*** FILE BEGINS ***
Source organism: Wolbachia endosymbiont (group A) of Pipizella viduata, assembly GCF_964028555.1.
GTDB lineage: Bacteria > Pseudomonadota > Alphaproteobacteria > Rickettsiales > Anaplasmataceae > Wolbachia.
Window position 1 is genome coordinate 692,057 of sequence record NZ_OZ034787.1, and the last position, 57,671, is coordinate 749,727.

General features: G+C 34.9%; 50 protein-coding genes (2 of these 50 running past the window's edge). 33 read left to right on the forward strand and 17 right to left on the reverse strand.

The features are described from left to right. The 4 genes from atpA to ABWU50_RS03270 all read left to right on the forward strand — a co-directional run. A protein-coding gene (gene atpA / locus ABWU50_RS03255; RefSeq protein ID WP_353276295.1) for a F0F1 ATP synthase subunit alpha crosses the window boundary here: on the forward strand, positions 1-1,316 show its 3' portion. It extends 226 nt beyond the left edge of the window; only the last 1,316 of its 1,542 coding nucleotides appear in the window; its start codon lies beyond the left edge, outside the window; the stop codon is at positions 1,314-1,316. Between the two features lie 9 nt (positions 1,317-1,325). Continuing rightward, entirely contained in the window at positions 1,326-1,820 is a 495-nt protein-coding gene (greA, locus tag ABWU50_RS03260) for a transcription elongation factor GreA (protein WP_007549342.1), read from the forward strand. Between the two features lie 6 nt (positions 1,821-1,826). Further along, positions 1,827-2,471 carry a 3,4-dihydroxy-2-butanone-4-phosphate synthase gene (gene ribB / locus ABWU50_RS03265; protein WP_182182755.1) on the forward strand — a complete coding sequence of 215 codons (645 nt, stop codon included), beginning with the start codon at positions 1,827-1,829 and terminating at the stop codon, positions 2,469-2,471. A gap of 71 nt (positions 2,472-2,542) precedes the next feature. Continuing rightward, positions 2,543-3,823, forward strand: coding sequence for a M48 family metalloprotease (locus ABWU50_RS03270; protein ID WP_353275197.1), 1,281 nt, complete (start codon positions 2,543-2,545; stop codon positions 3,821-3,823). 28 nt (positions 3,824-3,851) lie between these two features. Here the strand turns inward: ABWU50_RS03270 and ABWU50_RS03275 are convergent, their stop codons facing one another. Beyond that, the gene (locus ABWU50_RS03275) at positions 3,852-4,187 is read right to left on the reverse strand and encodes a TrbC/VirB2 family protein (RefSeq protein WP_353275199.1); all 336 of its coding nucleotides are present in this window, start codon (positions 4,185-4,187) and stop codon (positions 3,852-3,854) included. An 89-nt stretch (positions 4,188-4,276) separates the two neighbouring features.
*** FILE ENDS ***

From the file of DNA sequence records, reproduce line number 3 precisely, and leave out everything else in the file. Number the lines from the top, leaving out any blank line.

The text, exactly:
Window position 1 is genome coordinate 692,057 of sequence record NZ_OZ034787.1, and the last position, 57,671, is coordinate 749,727.